Robot builders shoot for high scores

Three groups from Juneau high schools to participate in FIRST Tech Challenge

Posted: Tuesday, February 16, 2010

Three "hot shot" groups from Thunder Mountain and Juneau-Douglas high schools are among more than 30 teams participating in the 2010 FIRST® Tech Challenge, a robotics tournament for high school students taking place this Friday and Saturday at University of Alaska's William R. Wood Campus Center. They're all competing for a chance to represent Alaska at the FIRST World Festival and FTC World Championship at the Georgia Dome in Atlanta in April.

"Hot Shot!" is the theme for this year's FTC. The challenge: Design and build a ball-shooting robot using diverse materials and multiple solutions without a single, dominant strategy, and program the robot in autonomous and tele-operated modes with motors, sensors, gears, controllers, software, Bluetooth® communications and LEGOs.

The robots compete in a 12-by-12-foot playing area. Teams first try to score the most points in six rounds of qualifying matches. Along the way, each team scouts other teams in search of partners with which to compete for the tournament awards in the final Alliance rounds.

"It's like showing up for a soccer match with half a team," said Rebecca Parks of the Juneau Economic Development Council, who has coordinated FIRST events throughout Alaska in 2009-10. "You watch the other half-teams compete and then pick the one you think will best complete your team for the final matches."

Carol May, a math teacher at Thunder Mountain High School, is coaching two FTC teams this year. One of her teams went to Fairbanks last year and placed third overall. The other team is entirely new to FTC. A strength of the veteran team is its care in documenting everything, which earned it a "Best Notebook" award last year. They're looking to repeat those honors, but they also hope their own skills and luck in picking good partners in the Alliance rounds will earn them a higher overall finish.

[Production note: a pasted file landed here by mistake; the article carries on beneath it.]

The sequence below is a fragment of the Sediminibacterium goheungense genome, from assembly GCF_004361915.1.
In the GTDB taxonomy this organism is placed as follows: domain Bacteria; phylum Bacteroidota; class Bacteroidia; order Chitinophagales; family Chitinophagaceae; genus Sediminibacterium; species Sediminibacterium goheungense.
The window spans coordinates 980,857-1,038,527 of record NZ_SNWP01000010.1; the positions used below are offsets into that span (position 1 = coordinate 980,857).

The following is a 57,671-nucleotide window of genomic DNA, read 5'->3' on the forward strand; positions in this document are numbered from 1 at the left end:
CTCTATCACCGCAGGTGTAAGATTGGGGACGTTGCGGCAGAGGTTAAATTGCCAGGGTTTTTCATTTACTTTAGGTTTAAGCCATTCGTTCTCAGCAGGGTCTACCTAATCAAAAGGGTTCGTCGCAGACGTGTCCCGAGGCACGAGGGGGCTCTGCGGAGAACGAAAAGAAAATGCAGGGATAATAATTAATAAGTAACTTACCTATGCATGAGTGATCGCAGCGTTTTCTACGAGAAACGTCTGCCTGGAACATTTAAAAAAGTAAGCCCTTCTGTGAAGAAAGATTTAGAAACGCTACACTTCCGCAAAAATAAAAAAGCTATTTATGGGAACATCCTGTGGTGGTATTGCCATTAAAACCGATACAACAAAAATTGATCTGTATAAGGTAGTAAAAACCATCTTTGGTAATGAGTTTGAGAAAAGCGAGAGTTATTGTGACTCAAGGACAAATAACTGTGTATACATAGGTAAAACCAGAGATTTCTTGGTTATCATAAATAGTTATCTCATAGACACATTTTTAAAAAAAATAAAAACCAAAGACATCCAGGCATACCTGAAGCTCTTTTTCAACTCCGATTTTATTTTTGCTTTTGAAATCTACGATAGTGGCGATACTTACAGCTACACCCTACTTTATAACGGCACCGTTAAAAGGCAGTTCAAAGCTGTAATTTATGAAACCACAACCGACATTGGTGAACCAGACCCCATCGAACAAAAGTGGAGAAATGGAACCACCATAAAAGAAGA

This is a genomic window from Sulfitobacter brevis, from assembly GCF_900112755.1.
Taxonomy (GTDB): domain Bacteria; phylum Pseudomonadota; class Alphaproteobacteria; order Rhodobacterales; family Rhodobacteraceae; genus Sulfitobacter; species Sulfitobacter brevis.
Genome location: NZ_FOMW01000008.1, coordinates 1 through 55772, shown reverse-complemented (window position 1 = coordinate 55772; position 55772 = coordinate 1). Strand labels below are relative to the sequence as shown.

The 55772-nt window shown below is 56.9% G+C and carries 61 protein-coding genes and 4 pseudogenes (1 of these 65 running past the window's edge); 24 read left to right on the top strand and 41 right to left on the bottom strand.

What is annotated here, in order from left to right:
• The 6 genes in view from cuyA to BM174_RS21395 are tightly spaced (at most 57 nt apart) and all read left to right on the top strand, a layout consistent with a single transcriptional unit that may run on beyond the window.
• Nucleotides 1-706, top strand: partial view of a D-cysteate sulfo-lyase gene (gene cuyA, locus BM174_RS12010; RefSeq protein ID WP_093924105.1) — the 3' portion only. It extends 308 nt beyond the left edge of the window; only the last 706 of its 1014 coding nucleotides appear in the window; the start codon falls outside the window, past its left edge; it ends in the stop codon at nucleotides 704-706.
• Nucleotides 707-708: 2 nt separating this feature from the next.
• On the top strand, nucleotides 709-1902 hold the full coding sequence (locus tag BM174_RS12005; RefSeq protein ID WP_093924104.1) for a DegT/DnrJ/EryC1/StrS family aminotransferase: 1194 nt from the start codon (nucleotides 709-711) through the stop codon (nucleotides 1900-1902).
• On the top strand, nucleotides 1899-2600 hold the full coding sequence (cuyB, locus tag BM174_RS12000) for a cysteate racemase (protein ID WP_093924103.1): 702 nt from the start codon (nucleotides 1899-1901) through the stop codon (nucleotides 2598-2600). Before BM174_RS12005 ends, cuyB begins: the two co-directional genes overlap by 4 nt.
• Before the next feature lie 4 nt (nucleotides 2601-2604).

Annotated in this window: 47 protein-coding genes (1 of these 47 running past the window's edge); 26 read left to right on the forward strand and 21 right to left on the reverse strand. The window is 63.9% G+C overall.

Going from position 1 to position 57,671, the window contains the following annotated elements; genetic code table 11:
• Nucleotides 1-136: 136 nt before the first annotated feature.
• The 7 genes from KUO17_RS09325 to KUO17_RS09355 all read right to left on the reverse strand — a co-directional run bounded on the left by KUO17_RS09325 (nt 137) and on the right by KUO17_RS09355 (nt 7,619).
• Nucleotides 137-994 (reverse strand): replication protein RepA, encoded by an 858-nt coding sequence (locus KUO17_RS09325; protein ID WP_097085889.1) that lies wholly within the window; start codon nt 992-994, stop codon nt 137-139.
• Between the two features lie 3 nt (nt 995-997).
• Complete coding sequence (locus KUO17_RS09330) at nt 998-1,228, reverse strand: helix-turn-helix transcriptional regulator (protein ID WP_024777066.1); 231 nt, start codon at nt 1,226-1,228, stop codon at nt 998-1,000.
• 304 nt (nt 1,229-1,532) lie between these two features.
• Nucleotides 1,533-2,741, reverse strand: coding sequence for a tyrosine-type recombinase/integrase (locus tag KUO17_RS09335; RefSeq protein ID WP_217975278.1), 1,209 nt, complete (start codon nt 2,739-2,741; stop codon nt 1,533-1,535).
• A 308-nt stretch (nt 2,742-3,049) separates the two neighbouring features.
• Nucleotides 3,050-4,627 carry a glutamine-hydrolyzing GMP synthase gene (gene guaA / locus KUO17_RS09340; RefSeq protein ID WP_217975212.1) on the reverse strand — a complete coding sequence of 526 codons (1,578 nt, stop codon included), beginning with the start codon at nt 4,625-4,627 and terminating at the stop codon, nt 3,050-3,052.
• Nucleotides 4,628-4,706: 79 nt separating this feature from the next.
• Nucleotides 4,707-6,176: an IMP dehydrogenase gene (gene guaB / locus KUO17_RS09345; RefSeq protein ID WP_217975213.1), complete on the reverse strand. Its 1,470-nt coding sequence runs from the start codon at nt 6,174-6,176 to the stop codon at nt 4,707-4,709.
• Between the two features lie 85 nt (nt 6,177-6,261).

At JDHS, science and math teachers Ben Collman and Ricky Bass are racing against time to help their five-student team build and program their robot, fine-tuning its ball-shooting skills before the competition. This is the first year JDHS will send a team to FTC, although one student was on last year's TMHS team.

The JDHS team has been working together about seven hours a week, and that time will increase considerably in the next week.

"They have a good strategy," Collman said. "The trick will be to get the robot constructed and programmed in time for the tournament."

Until yesterday, May wasn't sure her teams' robots would be ready for Fairbanks either.

"I told them there's no point in going if the robots can't shoot," she said, "but one team's robot finally began scoring in yesterday's practice and they'll have another four-hour go at it tonight."

The team likened their recent success to receiving a yellow card on American Idol: "We're going to Fairbanks!" they shouted.

May is especially pleased with the girls on this year's TMHS teams. The boys did most of the programming last year, but this year girls are programming and even handling some of the mechanical aspects.

"These are girls who have never thought of going into engineering or computer science," May said, "but they're seeing how fun and interesting those fields can be."

The coaches thanked the local Women of the Moose organization for helping raise money for the teams by organizing and hosting a spaghetti feed and dessert auction. Looking to the future, May would like to be able to raise enough money to offer a robotics class every other year at TMHS's fall academy.

UAF is hosting FTC with funding from the UAF College of Engineering and Mines, Flint Hills Resources, BP, and the U.S. Department of Defense by way of the Juneau Economic Development Council's SpringBoard program.

FIRST (For Inspiration and Recognition of Science and Technology) was founded in 1989 and is based in New Hampshire. The organization impacts over 200,000 students and engages nearly 60,000 adult volunteers every year, in all 50 states and around the world. FIRST augments classroom learning through hands-on programming and prototyping experience, applying real-world math and science concepts, developing problem-solving, organizational and team-building skills, and mentoring in what FIRST calls gracious professionalism.

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